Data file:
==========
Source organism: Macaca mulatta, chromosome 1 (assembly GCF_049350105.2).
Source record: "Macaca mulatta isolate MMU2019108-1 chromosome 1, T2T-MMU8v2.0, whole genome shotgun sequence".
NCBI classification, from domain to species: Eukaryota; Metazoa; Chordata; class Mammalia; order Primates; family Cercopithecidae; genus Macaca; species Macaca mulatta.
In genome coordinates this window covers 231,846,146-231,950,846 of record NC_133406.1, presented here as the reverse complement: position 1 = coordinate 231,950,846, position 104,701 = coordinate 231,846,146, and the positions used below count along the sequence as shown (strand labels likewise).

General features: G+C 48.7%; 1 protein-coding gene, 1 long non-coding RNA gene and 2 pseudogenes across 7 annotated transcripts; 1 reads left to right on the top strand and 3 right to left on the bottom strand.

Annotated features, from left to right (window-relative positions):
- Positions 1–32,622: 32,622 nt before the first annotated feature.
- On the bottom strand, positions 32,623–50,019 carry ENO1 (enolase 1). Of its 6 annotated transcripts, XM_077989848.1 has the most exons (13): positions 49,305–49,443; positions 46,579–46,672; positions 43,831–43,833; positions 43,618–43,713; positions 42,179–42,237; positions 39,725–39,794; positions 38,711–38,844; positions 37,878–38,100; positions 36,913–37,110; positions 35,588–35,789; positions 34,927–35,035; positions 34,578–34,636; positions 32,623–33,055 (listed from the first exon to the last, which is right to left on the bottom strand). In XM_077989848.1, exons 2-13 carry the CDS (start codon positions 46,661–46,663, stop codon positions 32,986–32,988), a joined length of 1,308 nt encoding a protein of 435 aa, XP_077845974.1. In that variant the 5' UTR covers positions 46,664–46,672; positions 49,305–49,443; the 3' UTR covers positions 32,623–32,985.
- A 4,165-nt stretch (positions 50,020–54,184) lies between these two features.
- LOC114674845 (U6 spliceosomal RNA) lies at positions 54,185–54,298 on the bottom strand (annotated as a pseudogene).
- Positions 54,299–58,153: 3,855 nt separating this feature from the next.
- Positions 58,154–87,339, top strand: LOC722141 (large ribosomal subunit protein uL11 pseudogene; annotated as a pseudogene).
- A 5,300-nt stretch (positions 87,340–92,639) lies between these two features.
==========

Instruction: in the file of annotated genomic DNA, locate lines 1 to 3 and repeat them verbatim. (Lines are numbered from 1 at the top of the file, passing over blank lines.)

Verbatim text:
Source organism: Macaca mulatta, chromosome 1 (assembly GCF_049350105.2).
Source record: "Macaca mulatta isolate MMU2019108-1 chromosome 1, T2T-MMU8v2.0, whole genome shotgun sequence".
NCBI classification, from domain to species: Eukaryota; Metazoa; Chordata; class Mammalia; order Primates; family Cercopithecidae; genus Macaca; species Macaca mulatta.